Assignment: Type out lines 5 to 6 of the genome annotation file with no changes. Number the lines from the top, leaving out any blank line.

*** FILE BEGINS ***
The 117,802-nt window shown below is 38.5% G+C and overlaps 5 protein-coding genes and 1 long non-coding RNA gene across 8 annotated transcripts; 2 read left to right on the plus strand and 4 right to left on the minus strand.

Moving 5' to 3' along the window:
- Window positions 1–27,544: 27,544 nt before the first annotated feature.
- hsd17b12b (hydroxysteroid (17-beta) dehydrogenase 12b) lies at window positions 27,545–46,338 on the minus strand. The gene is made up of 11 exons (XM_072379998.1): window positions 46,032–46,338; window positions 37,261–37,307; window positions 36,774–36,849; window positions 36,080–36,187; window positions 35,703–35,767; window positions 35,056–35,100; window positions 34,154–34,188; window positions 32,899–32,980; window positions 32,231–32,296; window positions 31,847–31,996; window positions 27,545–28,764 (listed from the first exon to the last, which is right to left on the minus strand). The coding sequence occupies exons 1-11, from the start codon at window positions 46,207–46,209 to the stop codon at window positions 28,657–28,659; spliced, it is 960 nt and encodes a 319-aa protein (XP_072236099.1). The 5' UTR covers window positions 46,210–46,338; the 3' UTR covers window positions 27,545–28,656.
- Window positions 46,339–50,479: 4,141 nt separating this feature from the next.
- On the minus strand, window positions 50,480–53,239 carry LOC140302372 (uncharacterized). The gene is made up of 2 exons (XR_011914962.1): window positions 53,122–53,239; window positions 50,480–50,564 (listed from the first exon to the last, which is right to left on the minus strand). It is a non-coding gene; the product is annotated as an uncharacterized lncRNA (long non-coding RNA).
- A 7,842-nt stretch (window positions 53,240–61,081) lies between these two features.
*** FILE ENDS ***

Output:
- Window positions 46,339–50,479: 4,141 nt separating this feature from the next.
- On the minus strand, window positions 50,480–53,239 carry LOC140302372 (uncharacterized). The gene is made up of 2 exons (XR_011914962.1): window positions 53,122–53,239; window positions 50,480–50,564 (listed from the first exon to the last, which is right to left on the minus strand). It is a non-coding gene; the product is annotated as an uncharacterized lncRNA (long non-coding RNA).